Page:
Author: Marilynne Robinson
Publisher: Picador; Reprint edition (October 6, 2015)
Paperback: 272 pages
The climactic scene in the novel Lila is a baptism. But not an ordinary one.
In it, John Ames, an elderly pastor, watches as his young wife gives birth to his son. This is not his firstborn; his first wife had died in childbirth many years ago, taking the baby with her. Ames watches in anticipation, but also fear—fear that God might send him more that he can bear. That the past might repeat itself.
Outside it is snowing, and Ames catches some sparkling snow in a bowl, taking it inside to melt. It is meant to christen the baby, if he should die at birth. “If the child came struggling into the world, that water would be ready for him. If it had to be his only blessing, then it would be a pure and lovely blessing. That was the old man getting ready to make the best of the worst that could happen. Not my will but Thine.”
The baby is born: weak, scrawny—and lifeless. The house is silent, and Ames brings the bowl of water upstairs and sits down by his child to read the Bible. Finally, he stops, overwhelmed with grief, and reaches for his handkerchief. But as he does so, he knocks the bowl over, and the baptismal water spills onto the baby’s head. At the shock, the baby wakes, and cries. The water quite literally brings the child back to life. All at once, the underlying theme of the novel is revealed: the powerful, miraculous grace of God.
Lila tells the story of a young woman, Lila Dahl—of her abandonment at birth, her wild upbringing among vagrants, and her eventual arrival in the small town of Gilead, Iowa, where she begins a relationship with the gentle pastor who would one day become her husband. It is a story of grace – divine and human – and of unconditional love.
Yet despite such a strong gospel message, not everyone loved Robinson’s latest novel. Theologian John Piper took issue with one particular passage, where Ames tells his wife: “Thinking about hell doesn’t help me live the way I should. I believe this is true for most people. And thinking that other people might go to hell just feels evil to me, like a very grave sin…You can’t see the world the way you ought to if you let yourself do that.”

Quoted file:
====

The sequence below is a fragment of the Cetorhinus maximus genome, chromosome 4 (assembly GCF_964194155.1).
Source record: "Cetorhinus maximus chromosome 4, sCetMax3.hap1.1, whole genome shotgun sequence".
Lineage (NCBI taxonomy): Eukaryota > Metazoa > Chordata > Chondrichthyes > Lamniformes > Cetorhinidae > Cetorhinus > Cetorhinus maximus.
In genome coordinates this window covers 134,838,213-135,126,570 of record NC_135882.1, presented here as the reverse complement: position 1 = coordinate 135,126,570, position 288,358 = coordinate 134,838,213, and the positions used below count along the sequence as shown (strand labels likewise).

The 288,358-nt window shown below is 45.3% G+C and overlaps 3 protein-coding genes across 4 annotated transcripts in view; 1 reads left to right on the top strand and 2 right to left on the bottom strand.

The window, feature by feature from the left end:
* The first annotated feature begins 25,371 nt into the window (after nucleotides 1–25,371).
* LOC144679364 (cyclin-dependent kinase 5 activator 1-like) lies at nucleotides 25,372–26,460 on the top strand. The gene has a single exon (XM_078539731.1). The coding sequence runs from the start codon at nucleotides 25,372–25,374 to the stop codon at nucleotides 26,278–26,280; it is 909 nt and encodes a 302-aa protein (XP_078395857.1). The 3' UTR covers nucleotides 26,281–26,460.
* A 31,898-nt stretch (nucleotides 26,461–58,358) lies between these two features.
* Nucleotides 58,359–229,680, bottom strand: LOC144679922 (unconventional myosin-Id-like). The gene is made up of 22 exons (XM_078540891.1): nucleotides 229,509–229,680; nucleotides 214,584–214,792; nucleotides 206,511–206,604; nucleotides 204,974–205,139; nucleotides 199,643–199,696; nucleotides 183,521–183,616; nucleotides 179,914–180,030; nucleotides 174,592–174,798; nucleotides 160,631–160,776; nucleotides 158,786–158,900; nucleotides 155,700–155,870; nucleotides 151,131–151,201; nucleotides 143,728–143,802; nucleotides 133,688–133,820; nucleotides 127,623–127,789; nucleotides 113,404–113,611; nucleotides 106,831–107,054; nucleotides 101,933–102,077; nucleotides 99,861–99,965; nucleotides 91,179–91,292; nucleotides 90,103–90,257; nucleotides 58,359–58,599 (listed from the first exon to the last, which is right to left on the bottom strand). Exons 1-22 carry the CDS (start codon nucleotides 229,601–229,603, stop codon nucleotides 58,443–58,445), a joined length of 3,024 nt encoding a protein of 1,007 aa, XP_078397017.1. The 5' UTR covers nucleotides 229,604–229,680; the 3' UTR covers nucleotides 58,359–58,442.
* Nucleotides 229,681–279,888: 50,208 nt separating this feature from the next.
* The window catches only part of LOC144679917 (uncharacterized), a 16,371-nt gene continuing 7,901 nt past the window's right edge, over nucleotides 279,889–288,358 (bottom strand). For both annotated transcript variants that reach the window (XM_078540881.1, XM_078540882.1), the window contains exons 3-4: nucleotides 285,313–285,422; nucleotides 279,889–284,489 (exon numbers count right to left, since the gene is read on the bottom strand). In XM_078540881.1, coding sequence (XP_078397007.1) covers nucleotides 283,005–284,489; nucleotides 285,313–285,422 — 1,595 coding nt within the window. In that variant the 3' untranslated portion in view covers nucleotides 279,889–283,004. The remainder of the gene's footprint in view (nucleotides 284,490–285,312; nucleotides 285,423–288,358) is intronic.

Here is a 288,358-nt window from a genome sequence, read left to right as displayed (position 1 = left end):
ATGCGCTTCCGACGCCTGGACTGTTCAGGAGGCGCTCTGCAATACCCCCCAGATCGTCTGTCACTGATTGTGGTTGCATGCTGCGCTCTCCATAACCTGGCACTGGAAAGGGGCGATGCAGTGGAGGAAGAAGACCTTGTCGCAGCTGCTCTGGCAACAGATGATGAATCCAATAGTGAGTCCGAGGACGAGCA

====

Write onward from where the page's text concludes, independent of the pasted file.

Piper, who had previously praised the book, ultimately dismissed it, saying that he felt like he had been betrayed by the fictional pastor’s alleged disavowal of a traditional doctrine of hell.
But does this critique sufficiently grasp what Robinson is trying to say in Lila? Or do other passages of the novel disclose something deeper and more interesting about divine grace, the meaning of baptism, and the allegory of God’s faithful love in the characters of John Ames and Lila Dahl?
The overarching plot of Lila can be seen as a metaphor for baptism. It tells the story of an outcast, who is initiated into a community of acceptance and unconditional love. And fittingly, baptismal imagery permeates the book from start to finish. The novel opens with the child Lila rescued from abandonment by Doll, the woman who becomes a mother to her. The first thing Doll does with the girl is to cleanse Lila, by pouring water over her head. When Lila later recalls that event, she feels that she had been “born a second time” that night.
In another scene, Lila happens upon a river where people are being baptized, one of the women with her, Mellie, accidentally falls in, and she checks her afterwards to see if she seems different, having been “saved.” At the time, Lila wonders what it would be like, to be pronounced “clean and acceptable”—even only for a few hours.